Saturday, September 18, 2010

Saturday Site Visits, Folsom Falls on the Dry Cimarron

In June, I had the opportunity to look at a restoration project on the Dry Cimarron River, near Folsom, NM. On the way back, we stop for a quick look at Folsom Falls. I wished I had the chance to stay longer and really hike around the fall for better vantage points, but we had a long drive back to our respective starting points.

Folsom Falls is formed by the Dry Cimarron River flowing over a lip of what Baldwin and Muehlenberger identified as the Baby Capulin basalt of the Raton-Clayton volcanic field (RCVF). The RCVF comprises mostly basaltic to nepheletic cinder cones, andesitic to dacitic necks and domes, and a very cute shield volcano named Sierra Grande (Baldridge, 2004). The RCVF is Pliocene-Quaternary in age, with volcanism commencing around 7.2 Ma and ending with the Capulin eruption around 60ka. RCVF is approximately contemporaneous with the Ocate Volcanic field, about 50+ miles to the west and is on the Jemez lineament, a zone of volcanism extending from the Springer volcanic field in east-central AZ to the RCVF. The Jemez lineament cuts across tectonic provinces, and as such, its origin is not well understood (Baldridge, 2004).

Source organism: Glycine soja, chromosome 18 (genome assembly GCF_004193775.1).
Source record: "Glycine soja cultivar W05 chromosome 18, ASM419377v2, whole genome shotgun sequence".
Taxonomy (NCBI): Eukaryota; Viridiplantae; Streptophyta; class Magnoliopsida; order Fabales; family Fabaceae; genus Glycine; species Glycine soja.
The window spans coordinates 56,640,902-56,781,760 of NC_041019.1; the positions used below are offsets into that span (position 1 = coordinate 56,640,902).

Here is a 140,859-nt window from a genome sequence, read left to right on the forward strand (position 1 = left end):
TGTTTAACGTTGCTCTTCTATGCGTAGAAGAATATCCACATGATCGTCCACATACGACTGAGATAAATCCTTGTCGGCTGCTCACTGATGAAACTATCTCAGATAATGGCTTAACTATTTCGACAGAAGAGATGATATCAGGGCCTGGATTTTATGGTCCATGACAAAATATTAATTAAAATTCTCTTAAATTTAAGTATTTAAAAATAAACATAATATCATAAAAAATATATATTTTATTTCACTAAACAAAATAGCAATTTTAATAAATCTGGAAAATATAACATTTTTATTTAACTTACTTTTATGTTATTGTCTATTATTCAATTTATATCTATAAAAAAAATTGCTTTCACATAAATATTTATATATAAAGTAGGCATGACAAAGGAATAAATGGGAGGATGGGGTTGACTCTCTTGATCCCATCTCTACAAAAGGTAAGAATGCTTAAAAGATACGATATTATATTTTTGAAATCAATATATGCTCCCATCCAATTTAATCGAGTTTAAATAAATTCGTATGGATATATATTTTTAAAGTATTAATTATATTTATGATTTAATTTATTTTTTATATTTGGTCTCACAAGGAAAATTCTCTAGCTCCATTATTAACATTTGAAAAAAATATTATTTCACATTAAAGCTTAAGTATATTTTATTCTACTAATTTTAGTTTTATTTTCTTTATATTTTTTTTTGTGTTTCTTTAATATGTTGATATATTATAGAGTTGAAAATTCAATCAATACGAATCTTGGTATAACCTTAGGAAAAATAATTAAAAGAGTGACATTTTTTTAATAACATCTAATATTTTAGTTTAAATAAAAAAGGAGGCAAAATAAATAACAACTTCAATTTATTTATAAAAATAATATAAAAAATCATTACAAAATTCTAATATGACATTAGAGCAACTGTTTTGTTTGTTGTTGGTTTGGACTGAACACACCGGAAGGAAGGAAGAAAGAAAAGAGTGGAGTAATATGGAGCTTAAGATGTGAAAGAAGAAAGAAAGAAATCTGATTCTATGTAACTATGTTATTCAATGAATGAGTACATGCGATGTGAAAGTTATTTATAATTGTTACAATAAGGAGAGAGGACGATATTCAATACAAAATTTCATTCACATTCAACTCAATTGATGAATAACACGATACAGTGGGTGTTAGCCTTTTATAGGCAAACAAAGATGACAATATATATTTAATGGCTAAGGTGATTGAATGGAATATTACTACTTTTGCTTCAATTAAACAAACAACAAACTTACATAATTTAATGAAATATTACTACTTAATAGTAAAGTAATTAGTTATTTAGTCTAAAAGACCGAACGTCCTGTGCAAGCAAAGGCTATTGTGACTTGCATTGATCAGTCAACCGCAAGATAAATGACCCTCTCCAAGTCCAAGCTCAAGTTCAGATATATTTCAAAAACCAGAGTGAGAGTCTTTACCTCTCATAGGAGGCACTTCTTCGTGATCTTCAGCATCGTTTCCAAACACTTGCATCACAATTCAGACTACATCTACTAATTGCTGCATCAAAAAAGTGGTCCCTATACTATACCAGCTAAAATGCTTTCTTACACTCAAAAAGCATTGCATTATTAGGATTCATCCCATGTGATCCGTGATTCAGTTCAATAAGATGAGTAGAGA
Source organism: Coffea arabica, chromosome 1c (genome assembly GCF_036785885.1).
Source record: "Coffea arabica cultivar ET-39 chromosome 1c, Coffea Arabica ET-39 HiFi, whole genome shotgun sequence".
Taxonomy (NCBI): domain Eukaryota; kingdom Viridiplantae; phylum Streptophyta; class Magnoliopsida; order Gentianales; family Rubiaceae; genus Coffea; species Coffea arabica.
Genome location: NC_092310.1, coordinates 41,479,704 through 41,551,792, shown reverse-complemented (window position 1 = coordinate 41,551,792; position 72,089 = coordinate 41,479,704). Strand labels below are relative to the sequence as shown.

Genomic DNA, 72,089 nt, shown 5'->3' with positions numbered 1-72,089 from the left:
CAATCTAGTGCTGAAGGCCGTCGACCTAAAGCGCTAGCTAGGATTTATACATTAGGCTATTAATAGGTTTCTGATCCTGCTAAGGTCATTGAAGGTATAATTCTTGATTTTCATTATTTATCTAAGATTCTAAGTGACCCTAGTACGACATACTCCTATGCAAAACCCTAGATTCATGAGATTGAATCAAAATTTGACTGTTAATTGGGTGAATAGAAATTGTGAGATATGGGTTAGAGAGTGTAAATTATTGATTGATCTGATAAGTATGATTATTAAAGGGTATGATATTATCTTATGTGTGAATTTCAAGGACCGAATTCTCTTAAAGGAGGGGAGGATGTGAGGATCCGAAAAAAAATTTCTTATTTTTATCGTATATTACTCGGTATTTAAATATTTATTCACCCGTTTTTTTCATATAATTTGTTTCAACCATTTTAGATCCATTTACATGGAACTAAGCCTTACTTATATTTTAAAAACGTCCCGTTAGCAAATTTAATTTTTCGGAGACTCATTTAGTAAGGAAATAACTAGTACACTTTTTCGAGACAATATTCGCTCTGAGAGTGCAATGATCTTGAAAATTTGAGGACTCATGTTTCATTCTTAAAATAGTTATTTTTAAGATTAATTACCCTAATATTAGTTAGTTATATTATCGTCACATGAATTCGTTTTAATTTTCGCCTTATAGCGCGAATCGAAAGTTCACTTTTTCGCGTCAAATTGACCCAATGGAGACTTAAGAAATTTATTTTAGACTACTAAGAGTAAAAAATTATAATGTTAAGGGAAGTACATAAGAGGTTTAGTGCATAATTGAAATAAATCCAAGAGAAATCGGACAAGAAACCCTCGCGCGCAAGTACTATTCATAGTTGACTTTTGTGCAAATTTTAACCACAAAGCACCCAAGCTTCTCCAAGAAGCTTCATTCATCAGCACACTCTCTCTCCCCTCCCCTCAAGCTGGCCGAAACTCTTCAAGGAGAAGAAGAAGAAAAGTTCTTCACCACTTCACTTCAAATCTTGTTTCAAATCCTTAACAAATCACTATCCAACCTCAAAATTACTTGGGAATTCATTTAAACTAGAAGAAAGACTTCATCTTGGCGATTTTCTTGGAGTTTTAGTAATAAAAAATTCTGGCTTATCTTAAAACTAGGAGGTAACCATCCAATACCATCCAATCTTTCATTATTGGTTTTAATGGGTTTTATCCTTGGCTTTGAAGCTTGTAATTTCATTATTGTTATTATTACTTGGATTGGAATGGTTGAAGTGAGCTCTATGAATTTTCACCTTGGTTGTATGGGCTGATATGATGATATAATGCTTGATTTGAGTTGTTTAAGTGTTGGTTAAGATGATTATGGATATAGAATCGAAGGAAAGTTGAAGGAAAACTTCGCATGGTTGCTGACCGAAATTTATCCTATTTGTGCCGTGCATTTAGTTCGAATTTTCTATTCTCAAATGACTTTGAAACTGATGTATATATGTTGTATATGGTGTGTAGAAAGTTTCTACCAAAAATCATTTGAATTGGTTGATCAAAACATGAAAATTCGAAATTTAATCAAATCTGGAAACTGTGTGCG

The view above looks south across the falls. The view to the left is looking downstream. The riparian habitat is well-developed, suggesting the surrounding ranchers aren't letting their cows in to graze (yay!). However, the local kids apparently use it as their party spot, judging from the amount of broken glass and other anthropogenic detritus.

I like the area, because it is very reminiscent of my home country in eastern WA, with lots of basalt, grasslands and the occasional hidden ponderosa stand, much like the landscape near Spokane, WA. There's a Spanish word, querencia, for a place from which one draws strength, which tugs at one's heartstrings. This area of New Mexico is definitely one of mine.

Google Earth image of the location.













Baldwin and Meuhlenberger sketch of Folsom Falls stratigraphy.












Link: http://vulcan.wr.usgs.gov/Volcanoes/NewMexico/Capulin/VisitVolcano/framework.html

References:

Baldridge, W. Scott, Pliocene-Quaternary Volcanism in New Mexico and a model for genesis of magmas in continental extension, in, The Geology of New Mexico, a Geologic History, NMGS, 2004

Baldwin, Brewster and Muehlenberger, William R., Geologic Studies of Union County, New Mexico, Bulletin 63, NMBMMR, 1959

2 comments:

sbo said...

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sbobet said...

Folsom Falls. I wished I had the chance to stay losbo
sbo
nger and really hike around the fall for better